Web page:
By Elijah Joseph C. Tubayan
THE WORLD BANK expects the Philippines to sustain above-average economic growth in the next two years despite a global slowdown triggered largely by the trade spat between the world’s two biggest economies.
In the Global Economic Prospects published on Wednesday, titled: “Darkening Skies,” Washington-based multilateral lender expects the Philippines to have grown 6.4% in 2018 from 6.7% in 2017, and expects it to hit 6.5% this year — keeping its estimates from December.
It also kept its 6.6% forecast for 2020 made in an October regional report and gave a new estimate of 6.6% for 2021.
Compared to the June 2018 edition of the Global Economic Prospects — which is issued twice a year — the World Bank’s forecasts were lower by 0.3 and 0.2 percentage points, respectively, for 2018 and 2019.
The forecasts fall below the 7-8% target the government has set annually until 2022.
The World Bank’s latest estimates for the Philippines show that the country will weather the world GDP growth slowdown from 3% in 2018 to 2.9% this year and 2.8% in 2020 and 2021, as well as the East Asia and Pacific average of 6.3% in 2018, six percent in both 2019 and 2020, and 5.8% in 2021.
The regional outlook was kept from the October 2018 East Asia and Pacific Economic Update but the latest 2019 estimate is 0.1 percentage point lower than the projection in the June 2018 Global Economic Prospects report.
The Philippines will be among the fastest-growing countries in East Asia and the Pacific, roughly matching or outpacing China (6.5% in 2018, 6.2% in 2019 and 2020, and six percent in 2021) though slower than Vietnam (6.8% in 2018, 6.6% in 2019, and 6.5% in 2020 and 2021). In comparison, India in South Asia is estimated to have clocked 7.3% in 2018 and is expected to post 7.5% GDP growth annually from this year to 2021.
The report said that economic activity in the Philippines “has slowed as surging inflation, capacity constraints, and currency pressures have prompted authorities to hike policy rates,” which totaled 175 basis points from May to November.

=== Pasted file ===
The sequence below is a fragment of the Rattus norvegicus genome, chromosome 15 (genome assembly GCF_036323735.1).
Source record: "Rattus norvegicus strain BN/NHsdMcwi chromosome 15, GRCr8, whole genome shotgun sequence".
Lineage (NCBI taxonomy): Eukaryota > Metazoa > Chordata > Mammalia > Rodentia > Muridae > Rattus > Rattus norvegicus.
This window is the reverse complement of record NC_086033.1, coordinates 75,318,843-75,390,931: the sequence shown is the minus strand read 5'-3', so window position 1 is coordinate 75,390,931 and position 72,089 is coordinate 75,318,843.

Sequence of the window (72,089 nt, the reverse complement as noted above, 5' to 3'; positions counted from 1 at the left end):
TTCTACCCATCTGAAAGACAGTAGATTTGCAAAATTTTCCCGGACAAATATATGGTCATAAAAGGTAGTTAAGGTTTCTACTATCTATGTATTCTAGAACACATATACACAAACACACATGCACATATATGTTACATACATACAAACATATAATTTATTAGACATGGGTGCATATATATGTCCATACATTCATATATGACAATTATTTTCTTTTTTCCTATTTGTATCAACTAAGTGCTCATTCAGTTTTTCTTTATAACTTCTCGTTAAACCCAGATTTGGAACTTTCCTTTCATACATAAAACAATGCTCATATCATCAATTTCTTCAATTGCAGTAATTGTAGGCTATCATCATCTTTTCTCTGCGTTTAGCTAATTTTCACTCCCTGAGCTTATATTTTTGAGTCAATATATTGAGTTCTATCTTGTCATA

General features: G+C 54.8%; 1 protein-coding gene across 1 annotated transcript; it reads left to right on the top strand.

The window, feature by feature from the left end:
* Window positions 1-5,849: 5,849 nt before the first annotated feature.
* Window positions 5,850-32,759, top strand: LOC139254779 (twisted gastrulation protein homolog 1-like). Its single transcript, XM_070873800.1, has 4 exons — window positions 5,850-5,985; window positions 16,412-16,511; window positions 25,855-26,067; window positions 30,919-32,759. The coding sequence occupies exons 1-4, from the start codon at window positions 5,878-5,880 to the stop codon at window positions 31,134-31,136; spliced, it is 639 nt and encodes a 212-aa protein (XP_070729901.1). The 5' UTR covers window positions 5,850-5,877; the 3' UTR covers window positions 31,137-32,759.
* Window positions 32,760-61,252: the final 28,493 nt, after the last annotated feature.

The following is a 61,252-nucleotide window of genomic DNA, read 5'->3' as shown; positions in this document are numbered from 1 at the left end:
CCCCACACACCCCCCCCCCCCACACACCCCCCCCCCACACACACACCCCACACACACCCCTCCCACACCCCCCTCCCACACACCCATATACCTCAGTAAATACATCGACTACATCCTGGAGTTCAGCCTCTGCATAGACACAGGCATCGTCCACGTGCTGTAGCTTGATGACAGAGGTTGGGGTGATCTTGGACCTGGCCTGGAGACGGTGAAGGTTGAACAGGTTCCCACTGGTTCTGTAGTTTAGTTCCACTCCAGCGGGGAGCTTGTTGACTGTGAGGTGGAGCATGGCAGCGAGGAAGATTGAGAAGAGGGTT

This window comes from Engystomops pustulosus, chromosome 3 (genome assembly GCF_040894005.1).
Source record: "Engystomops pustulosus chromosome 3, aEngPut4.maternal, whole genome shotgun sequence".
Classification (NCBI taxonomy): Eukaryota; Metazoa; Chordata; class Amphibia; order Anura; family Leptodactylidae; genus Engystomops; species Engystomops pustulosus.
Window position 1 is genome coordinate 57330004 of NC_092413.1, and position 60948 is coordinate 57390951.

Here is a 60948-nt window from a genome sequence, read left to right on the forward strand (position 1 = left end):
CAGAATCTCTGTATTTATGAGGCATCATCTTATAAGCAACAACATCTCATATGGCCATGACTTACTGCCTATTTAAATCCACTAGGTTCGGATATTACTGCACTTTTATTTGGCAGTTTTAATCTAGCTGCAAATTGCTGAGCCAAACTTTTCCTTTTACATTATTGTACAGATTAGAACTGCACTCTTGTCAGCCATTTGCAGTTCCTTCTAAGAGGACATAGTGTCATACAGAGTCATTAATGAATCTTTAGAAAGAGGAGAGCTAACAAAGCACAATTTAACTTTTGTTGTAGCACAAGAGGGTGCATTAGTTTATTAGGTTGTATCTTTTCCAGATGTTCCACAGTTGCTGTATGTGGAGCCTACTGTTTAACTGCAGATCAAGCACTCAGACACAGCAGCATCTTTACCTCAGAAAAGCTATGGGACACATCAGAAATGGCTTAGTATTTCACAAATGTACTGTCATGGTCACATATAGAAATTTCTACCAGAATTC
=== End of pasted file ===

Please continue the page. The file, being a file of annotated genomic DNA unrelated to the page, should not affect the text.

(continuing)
It also noted that the 2018 growth outlook for commodity importers in the East Asia and Pacific, excluding China, “has been downgraded because of a moderation in private consumption amid rising inflation in the Philippines.”
Sought for further explanation, World Bank Senior Economist Rong Qian said that the Philippines’ robust economic base has shielded itself from external shocks, but still cited external and local risks.
“Philippines is fairly resilient to external shocks given its strong macroeconomic fundamentals such as having a flexible exchange rate regime, large foreign reserve, low external debt and large inflow of remittances,” she said in an e-mailed response to queries.
“Medium growth drivers include robust private consumption and public investment boost,” she added.
“Risks include uncertainties derived from US-China trade tensions that create uncertainty on the global growth outlook, persistent high inflation, although it seems to be declining already, and slower than expected public investment growth.”
The World Bank’s forecast compares with the Asian Development Bank’s 6.4% and 6.7% estimates for 2018 and 2019, respectively, the International Monetary Fund’s (IMF) 6.5% and 6.7%, and 6.7% of the Organization for Economic Cooperation and Development for both years.
Budget Secretary Benjamin E. Diokno noted that the World Bank’s estimates are “consistent” with the government’s targets, saying: “6.6% is still a very decent growth rate”
“In fact that’s one of the fastest growth rates in this part of the world, especially since the World Bank and the IMF are forecasting a global slowdown because of the trade war with China. It’s still early in the game for a downward adjustment. So were optimistic that we will still hit our seven percent,” said Mr. Diokno in an interview on Wednesday, adding that the impact on the Philippines of the raging US-China trade war will be “minimal” to “none, if at all” since “the Philippines is really not export-oriented country”.
Socioeconomic Planning Secretary Ernesto M. Pernia meanwhile said that latest policy moves should help boost economic growth.
“Our target is still to hit 7-8% economic growth this year and thereafter” Mr. Pernia said in a mobile phone message.
“We hope to counter global headwinds with strong domestic demand: BBB (Build, Build, Build) program, consumption (including election spending), domestic investment and FDIs (foreign direct investments) — the latter two helped by the EoDB (Ease of Doing Business) law and the reduced 11th FINL (Foreign Investment Negative List).”